Talent: a breed apart ?

2005

Are people still seen as an organisation's most valuable asset? Business leaders are quick to say that they are, but when it comes to that other pet sound bite - the war for talent - they may not be referring to all of their supposedly most prized assets.

Talent management, by definition, means nurturing and developing those people identified as having ability and potential, and it should form part of any organisation's recruitment and retention strategy.

Many organisations are only really worried about retaining and developing their top talent and 'hi-pos'

But increasingly, when organisation talk about talent and its management, many are only really worried about retaining and developing their top talent and 'hi-pos' - individuals with the highest potential.

It's an issue that rankles with many HR and business experts, including Chris Bones, the Principal of Henley Management College.

He says, "There is a world of difference between talent and the potential to lead an organisation. Ascribing the label 'talent' to the very limited number of people who could actually run an organisation is a perfect example of the way organisations are actually failing to see people as a valuable asset."

So how should organisations define talent? One web dictionary definition describes talent as a 'special aptitude, faculty or gift' of a person.

Is it aligned with great intelligence? Albert Einstein is quoted as having said, 'I have no particular talents. I am merely inquisitive.'

So maybe not, although some might argue that an inquisitive mind and a thirst for knowledge are qualities associated with talented people.

In their book 'Managing Talented People', authors Alan Robertson and Graham Abbey depict highly talented people as a breed apart, with very different values and levels of motivation from the majority of people.

They described an elite band of high-impact, but high-maintenance individuals who think differently - and faster – and get bored more readily; need different kinds of challenges, and can deal with more complexity but are more complex in themselves.

They get frustrated more readily and express themselves readily. In short, they are a different kind of person, and they need a different kind of management.

While no one would argue that managing talent at a senior level has an integral role to play in meeting the strategic challenges of an organisation, it can overshadow the wealth of talent waiting to be developed elsewhere, and which in some ways, can be more important to the organisation.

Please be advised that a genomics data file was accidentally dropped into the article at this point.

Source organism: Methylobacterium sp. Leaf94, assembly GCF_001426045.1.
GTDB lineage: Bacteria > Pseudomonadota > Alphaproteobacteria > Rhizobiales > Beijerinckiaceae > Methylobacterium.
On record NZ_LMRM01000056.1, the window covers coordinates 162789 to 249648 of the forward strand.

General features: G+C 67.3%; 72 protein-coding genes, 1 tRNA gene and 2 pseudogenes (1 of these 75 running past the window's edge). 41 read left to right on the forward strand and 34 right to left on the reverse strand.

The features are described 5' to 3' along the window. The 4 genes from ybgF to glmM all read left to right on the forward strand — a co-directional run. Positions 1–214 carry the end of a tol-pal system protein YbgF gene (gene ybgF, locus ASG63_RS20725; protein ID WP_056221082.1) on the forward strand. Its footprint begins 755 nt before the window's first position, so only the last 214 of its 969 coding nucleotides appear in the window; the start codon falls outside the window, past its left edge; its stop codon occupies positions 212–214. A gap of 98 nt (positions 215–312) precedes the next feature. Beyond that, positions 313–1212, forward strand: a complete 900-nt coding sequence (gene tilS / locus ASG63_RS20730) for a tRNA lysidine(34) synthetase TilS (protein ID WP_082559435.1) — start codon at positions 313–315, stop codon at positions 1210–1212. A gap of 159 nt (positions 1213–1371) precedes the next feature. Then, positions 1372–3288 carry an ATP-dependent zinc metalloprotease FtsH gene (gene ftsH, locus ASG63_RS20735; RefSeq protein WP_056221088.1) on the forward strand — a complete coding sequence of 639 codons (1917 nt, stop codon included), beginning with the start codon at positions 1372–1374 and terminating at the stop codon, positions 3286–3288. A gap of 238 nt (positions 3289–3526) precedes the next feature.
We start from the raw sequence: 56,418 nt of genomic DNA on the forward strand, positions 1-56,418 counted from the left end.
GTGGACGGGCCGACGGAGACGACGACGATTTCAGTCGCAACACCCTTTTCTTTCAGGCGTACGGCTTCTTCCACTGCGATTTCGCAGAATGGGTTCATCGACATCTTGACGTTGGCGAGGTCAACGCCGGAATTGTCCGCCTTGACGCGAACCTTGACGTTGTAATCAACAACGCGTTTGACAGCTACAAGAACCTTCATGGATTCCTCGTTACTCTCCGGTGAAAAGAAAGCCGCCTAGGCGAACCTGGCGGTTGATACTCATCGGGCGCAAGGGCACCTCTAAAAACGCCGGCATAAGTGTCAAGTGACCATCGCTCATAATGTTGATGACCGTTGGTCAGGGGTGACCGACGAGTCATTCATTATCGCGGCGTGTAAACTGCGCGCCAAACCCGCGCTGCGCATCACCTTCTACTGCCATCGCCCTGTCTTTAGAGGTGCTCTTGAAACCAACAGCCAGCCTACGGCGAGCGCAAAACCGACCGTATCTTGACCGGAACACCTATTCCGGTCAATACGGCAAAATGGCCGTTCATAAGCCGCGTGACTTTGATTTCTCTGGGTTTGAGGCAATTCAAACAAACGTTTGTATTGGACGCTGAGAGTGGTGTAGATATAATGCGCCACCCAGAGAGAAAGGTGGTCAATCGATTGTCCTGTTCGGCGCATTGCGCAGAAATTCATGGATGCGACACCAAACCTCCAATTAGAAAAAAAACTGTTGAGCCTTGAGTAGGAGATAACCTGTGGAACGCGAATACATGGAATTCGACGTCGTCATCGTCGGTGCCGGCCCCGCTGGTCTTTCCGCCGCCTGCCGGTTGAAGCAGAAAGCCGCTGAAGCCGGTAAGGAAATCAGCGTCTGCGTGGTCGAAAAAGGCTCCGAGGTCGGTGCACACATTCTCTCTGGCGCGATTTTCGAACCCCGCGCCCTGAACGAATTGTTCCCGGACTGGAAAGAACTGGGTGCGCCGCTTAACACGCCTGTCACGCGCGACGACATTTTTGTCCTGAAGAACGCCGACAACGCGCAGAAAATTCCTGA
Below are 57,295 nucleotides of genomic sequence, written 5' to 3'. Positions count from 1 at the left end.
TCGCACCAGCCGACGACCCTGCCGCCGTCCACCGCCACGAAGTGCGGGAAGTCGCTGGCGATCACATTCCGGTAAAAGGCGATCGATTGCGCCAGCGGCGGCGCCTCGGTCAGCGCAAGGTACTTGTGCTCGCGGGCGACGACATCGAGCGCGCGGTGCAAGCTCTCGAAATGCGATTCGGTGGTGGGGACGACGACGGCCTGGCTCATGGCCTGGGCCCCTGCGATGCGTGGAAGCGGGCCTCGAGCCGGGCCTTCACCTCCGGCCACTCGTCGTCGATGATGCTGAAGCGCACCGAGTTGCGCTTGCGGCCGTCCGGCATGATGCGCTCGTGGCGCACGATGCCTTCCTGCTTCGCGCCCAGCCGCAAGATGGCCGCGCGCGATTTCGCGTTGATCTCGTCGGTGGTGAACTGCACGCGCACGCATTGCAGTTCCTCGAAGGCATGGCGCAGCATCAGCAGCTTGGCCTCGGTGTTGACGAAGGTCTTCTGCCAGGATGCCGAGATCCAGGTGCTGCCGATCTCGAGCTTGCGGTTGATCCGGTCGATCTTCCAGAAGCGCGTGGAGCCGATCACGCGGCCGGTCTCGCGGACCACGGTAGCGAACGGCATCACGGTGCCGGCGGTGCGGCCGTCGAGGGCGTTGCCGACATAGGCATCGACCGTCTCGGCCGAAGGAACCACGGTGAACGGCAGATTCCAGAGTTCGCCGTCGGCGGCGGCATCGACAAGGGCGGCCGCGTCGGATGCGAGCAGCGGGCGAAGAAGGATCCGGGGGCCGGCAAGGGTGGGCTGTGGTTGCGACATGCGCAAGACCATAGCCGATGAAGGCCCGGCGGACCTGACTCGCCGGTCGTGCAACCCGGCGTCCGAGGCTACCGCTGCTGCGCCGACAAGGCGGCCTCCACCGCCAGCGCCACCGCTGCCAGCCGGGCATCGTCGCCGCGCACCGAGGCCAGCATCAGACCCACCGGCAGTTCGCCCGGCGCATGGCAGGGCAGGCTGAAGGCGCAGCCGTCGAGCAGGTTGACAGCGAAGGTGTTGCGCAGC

Tom Crawford, director of solutions consulting at Bernard Hodes says: "As we continue move towards a service-based economy the biggest impact on the consumer comes from those people working at ground level.

"It is their performance that determines whether or not a customer decides to come back to the business. That talent also needs to be nurtured and developed."

The definition of talent also varies enormously between sectors – the talent exhibited by an individual in a supermarket will be different to those of someone who works in an airport.

He also points out that talented people are not necessarily ambitious, but deserve the same amount of investment in their development as those who are.

Crawford says, "In a values-led, worklife balance-conscious society, many of those individuals who would once have doggedly pursued ambitious career paths, are quite content to reach a certain level in their career and stay there.

"They are no less committed to their job, and therefore no less important to an organisation than the high fliers chasing the top positions."

The Institute of Management, meanwhile, defines talent management as a means of identifying, releasing, and guiding untapped potential in people. This implies not only being able to manage those bright high flyers that are hungry for success, but also adopting a flexible and developmental approach to all members of staff.

But talent management is more than just another HR process. It requires a holistic and integrated approach, because in spite of the idea that talent is a natural ability, left undeveloped, it could remain dormant and hidden forever.

Henley's Chris Bones is inclined to agree. A talent management strategy, he says, should be one hundred per cent inclusive, and not focused purely on leadership development.

"There are only three things that can bring competitive advantage to a company," says Bones. "Its brand, the technology it uses to produce a patented product – which is becoming increasingly rare these days - and its people.

"It is the people who work for you and no one else who leverage the strengths of your brand and your technology to achieve that competitive advantage."

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